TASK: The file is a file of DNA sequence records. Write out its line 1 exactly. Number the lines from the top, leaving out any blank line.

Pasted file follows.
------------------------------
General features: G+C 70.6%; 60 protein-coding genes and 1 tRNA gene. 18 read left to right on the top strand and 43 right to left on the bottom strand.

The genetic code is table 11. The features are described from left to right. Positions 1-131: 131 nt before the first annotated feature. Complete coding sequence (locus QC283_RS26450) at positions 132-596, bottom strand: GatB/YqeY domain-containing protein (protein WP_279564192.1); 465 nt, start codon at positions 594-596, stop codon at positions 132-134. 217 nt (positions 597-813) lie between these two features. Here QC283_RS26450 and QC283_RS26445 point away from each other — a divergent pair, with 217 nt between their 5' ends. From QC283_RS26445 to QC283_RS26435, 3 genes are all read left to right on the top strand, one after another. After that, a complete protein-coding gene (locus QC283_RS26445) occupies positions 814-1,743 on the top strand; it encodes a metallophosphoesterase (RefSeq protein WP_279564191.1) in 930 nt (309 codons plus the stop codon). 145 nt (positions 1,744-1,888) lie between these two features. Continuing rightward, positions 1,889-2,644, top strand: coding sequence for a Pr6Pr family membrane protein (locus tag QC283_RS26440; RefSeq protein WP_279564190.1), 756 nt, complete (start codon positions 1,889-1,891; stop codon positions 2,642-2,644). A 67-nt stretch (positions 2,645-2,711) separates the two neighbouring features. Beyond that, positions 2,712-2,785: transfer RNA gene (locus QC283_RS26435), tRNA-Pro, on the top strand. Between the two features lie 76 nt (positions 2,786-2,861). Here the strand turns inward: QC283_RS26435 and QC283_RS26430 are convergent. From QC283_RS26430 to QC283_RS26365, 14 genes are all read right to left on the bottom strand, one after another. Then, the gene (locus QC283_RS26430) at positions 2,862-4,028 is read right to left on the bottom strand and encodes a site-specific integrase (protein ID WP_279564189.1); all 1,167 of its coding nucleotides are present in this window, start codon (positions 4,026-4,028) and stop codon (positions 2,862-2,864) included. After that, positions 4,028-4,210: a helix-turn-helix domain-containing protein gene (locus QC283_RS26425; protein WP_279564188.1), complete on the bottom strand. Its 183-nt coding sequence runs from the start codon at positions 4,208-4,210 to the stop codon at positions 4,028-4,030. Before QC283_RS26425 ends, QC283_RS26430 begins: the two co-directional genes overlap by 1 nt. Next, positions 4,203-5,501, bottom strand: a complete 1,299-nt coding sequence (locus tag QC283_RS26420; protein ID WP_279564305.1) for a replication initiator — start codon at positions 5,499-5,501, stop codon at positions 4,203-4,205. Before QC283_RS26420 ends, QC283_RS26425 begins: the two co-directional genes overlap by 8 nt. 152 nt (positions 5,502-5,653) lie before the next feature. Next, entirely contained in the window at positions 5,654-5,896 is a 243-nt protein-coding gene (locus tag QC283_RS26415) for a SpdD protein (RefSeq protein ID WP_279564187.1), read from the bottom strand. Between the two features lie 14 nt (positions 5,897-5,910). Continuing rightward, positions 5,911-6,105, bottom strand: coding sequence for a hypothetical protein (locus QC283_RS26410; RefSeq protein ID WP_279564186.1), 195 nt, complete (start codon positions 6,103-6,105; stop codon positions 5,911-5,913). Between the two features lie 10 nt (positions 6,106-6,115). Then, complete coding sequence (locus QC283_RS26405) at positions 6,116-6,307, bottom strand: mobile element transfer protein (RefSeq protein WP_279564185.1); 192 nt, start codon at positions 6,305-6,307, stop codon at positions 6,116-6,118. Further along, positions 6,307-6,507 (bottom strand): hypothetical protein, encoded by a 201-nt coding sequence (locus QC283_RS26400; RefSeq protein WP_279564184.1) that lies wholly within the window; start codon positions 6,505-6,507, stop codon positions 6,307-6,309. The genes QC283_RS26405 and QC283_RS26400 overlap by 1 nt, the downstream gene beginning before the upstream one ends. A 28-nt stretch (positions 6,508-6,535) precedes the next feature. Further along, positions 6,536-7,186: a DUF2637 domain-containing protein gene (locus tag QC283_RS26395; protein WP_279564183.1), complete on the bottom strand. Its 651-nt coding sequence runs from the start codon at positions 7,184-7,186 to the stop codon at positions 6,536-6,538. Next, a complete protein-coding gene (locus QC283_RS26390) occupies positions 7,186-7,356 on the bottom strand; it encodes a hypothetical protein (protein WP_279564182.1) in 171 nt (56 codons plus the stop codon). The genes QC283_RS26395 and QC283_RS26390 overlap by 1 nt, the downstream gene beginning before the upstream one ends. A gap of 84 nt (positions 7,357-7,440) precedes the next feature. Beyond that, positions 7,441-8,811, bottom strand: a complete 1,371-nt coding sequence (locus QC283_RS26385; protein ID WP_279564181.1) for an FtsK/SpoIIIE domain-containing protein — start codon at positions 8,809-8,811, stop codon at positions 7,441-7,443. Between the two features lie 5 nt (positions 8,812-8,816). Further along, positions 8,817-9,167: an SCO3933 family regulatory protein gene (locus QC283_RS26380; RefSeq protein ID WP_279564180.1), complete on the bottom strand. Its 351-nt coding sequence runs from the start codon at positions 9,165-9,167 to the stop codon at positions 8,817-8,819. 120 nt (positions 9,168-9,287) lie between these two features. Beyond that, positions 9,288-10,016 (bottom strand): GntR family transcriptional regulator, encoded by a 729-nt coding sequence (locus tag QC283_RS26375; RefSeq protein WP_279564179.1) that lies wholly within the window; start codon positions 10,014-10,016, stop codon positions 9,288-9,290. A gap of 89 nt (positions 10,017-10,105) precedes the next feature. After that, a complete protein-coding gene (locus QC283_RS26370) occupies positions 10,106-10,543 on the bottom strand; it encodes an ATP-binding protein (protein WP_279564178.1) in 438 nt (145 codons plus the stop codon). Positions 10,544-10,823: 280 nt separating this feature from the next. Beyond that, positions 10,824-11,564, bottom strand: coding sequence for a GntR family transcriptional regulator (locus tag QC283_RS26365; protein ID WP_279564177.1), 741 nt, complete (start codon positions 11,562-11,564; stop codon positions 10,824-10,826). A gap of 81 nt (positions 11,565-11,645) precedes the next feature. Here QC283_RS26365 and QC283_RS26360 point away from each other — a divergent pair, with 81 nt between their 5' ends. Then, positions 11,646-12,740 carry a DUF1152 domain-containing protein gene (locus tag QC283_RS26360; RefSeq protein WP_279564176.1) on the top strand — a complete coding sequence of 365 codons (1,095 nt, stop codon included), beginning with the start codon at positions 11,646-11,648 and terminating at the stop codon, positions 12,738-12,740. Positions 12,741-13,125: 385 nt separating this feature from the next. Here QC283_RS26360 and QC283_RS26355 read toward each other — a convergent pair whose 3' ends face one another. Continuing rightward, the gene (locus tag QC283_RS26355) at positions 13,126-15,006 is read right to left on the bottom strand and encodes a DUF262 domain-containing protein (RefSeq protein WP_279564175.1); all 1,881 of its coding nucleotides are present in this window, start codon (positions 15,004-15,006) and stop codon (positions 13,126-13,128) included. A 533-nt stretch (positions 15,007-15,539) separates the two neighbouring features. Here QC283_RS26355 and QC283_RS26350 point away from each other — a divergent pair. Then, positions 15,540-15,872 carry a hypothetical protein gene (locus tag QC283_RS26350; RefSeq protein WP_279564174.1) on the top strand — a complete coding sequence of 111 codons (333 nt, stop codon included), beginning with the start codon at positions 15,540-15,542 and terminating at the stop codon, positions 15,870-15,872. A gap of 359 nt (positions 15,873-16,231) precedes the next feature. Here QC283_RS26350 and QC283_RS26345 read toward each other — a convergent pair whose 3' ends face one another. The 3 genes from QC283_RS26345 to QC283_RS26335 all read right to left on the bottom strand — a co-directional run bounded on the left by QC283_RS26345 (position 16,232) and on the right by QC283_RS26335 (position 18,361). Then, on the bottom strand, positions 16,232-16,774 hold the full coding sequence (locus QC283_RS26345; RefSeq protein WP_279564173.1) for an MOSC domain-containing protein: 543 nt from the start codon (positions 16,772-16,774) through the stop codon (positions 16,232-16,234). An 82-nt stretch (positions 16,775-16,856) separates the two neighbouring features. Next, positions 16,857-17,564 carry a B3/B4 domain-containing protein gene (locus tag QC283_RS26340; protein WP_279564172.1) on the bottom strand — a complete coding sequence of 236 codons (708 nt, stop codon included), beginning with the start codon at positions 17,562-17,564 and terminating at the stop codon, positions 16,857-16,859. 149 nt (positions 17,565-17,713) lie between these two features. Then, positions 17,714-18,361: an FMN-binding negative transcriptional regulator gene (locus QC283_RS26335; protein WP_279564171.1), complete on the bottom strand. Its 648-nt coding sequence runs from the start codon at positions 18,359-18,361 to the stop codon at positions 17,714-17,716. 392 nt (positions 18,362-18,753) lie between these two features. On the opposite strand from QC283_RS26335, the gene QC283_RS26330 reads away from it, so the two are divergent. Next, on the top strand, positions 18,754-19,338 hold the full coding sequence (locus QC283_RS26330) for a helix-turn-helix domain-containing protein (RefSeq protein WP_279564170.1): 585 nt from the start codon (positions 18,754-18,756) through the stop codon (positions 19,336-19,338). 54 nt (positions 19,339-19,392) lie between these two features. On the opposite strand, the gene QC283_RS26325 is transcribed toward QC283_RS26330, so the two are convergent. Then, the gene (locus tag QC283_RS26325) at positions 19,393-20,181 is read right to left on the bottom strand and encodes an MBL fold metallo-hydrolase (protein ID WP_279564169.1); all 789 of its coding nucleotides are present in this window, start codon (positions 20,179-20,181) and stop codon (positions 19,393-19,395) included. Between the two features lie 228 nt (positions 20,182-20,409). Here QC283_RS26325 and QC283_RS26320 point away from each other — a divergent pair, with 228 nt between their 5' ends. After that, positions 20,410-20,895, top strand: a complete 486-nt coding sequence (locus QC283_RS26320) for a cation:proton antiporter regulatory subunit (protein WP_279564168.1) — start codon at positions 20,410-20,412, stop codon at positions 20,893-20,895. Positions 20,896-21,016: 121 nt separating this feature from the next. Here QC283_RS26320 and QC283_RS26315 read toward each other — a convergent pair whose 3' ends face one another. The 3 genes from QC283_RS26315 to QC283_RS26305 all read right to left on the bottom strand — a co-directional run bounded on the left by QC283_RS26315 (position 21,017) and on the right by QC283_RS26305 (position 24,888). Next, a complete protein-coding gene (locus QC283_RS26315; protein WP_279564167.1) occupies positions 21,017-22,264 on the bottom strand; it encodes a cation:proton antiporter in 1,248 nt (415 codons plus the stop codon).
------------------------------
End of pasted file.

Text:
General features: G+C 70.6%; 60 protein-coding genes and 1 tRNA gene. 18 read left to right on the top strand and 43 right to left on the bottom strand.